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India

Intellectual property in literary, dramatic or musical works in India is protected under the Copyright Act, 1957. With the development of the entertainment industry and competition between entertainment channels for a larger share of the Indian market, copyright issues have assumed greater significance in the entertainment industry. Although, no copyright exists for ideas, concepts or themes that are sufficiently developed so they could be realized as a television programme, are capable of being the subject of confidential information. Protection available to such ideas or concepts under the Copyright Act may vary depending on whether or not the concept as developed and evolved is the result of the work done by the person who conceived the original idea by applying some novel thoughts which distinguishes it from simple ideas.

In a recent decision, the Delhi High Court adjudicated on the extent of protection available to ideas, concepts or themes communicated as confidential information and whether such information is protectable under the Act. The case involved a party that alleged they proposed to the other party a television show based on the idea of matchmaking for marriages entitled Swayamvar, (meaning a form of an Indian marriage where it would be the prerogative of a woman to select a groom from a variety of suitors). It was further alleged that the other party used the information to produce its own show entitled Shubh Vivah based on the concept of spouse selection with matchmaking for marriages as its central theme. Though the idea of marriages is common to both the programmes, the main features and the concept involved in both the television shows differ to a large extent.

The court held that the concept of matchmaking for marriages as the central theme of a family show developed and evolved by a party on material that may be available for the general public was confidential in nature and other parties to whom the idea was communicated must be placed under a special disability in the field of competition to ensure that they do not misappropriate the confidential information communicated by the first party. On this basis, the defendants and their agents were restrained from transmitting or enabling transmission of their proposed programme Shubh Vivah or any other programme that has matchmaking as its main subject or theme. It seems that the basis of the restraint imposed on the defendant was the springboard doctrine according to which a person who has obtained some information in confidence is not allowed to use it as a springboard for activities detrimental to the person who made the confidential communication, even though the information has been disclosed to the general public already.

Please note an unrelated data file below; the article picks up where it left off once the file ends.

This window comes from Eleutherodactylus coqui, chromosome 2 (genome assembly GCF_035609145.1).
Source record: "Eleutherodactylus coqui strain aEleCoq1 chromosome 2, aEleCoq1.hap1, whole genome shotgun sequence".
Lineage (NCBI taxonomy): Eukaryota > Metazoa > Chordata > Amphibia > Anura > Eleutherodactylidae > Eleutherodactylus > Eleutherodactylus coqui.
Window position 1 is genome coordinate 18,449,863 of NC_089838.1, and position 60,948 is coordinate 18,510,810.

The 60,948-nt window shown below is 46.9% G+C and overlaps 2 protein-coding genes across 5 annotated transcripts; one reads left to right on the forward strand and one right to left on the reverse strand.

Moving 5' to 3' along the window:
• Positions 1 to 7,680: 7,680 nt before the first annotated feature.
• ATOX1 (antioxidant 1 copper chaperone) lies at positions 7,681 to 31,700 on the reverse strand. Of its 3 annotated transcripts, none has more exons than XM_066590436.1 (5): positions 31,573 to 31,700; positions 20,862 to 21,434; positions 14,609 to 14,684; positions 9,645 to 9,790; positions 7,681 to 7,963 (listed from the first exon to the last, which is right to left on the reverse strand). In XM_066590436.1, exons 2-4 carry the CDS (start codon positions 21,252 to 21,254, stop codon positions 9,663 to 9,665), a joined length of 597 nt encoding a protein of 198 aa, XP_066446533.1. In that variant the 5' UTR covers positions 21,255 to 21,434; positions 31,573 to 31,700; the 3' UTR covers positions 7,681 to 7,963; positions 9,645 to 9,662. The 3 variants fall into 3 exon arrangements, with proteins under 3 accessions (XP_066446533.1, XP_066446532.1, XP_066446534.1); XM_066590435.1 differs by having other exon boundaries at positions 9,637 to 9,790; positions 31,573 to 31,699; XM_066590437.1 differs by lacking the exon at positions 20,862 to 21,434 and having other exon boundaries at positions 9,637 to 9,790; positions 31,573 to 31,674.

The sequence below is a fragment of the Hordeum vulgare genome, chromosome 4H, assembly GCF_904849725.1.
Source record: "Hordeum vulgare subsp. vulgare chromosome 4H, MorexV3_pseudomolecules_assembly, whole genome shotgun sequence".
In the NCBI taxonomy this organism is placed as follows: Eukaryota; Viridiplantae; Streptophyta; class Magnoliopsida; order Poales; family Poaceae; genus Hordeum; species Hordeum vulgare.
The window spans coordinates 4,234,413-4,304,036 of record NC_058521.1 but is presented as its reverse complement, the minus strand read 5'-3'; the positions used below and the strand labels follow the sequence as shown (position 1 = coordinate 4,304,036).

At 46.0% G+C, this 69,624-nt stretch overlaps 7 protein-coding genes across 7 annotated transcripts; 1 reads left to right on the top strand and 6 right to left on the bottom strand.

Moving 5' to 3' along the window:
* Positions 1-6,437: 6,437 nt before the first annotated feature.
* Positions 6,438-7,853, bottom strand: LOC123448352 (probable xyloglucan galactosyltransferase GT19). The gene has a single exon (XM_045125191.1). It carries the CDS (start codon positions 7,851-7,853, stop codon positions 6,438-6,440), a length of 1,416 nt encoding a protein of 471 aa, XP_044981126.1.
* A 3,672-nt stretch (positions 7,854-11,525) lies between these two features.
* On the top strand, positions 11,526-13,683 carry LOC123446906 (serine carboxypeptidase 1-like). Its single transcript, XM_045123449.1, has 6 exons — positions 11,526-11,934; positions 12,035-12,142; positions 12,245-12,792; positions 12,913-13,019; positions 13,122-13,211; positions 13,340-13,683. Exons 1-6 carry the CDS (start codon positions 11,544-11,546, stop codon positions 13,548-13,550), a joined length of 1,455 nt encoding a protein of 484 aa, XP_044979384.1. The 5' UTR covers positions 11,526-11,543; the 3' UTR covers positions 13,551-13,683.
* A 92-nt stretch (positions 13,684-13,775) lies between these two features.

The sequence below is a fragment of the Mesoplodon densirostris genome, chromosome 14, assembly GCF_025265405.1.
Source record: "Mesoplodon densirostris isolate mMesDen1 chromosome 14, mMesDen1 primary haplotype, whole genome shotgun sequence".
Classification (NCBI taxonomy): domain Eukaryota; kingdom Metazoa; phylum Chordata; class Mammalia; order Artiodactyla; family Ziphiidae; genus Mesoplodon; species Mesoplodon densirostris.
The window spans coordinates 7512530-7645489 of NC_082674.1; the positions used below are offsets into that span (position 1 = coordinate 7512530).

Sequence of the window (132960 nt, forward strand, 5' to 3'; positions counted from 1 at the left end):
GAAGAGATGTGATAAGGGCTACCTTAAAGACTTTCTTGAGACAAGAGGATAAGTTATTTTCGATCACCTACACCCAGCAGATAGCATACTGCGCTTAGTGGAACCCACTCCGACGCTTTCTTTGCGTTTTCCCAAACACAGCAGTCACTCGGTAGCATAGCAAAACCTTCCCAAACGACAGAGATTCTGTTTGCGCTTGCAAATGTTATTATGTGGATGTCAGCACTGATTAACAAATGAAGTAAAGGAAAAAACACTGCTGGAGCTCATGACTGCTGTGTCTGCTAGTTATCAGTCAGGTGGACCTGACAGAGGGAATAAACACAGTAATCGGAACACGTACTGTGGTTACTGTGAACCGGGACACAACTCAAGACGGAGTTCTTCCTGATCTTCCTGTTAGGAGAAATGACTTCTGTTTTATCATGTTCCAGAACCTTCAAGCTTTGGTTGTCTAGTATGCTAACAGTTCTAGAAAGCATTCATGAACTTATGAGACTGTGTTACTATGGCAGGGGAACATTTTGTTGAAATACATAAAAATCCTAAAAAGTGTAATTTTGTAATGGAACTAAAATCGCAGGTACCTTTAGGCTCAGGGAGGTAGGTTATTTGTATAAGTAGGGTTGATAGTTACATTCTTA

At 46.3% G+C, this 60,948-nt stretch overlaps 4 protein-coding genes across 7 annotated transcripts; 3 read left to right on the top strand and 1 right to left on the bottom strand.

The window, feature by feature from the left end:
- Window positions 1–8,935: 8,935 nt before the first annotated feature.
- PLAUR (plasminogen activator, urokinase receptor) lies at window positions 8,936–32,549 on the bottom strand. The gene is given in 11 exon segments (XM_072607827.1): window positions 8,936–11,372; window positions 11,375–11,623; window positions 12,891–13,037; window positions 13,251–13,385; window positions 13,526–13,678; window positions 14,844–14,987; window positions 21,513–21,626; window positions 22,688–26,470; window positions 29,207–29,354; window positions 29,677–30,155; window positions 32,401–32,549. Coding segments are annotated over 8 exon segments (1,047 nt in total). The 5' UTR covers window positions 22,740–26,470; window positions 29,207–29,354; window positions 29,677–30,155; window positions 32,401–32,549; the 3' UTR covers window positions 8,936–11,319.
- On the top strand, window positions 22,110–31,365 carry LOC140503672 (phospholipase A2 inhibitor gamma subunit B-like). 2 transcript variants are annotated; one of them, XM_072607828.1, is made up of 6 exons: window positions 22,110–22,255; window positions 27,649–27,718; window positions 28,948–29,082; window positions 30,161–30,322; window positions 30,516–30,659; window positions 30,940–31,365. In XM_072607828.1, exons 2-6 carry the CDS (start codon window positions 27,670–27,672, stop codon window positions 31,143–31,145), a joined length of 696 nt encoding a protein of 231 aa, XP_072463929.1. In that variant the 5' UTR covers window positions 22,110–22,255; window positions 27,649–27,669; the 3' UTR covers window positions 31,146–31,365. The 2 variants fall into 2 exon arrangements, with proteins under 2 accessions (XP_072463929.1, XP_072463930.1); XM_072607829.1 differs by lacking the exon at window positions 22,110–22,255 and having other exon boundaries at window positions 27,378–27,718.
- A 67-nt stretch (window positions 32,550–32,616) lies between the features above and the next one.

Though, the extent of protection made available under the Act to information communicated in confidence (though in the public domain) is a progressive step, this decision will have far-reaching implications on the general trade practice adopted in the entertainment industry. It is usual for broadcasters to receive a large number of proposals on new concepts or ideas that may be developed by the broadcaster. It is often the case that an idea or a concept may be developed in such a manner that the final programme becomes substantially different from the original idea. If that is the case, making an idea or a concept the subject of confidential information, which should not be further acted on or developed, may be a deterrent for broadcasters to produce new shows with new ideas and may hamper the growth of the entertainment industry in India and legitimate competition in the industry.

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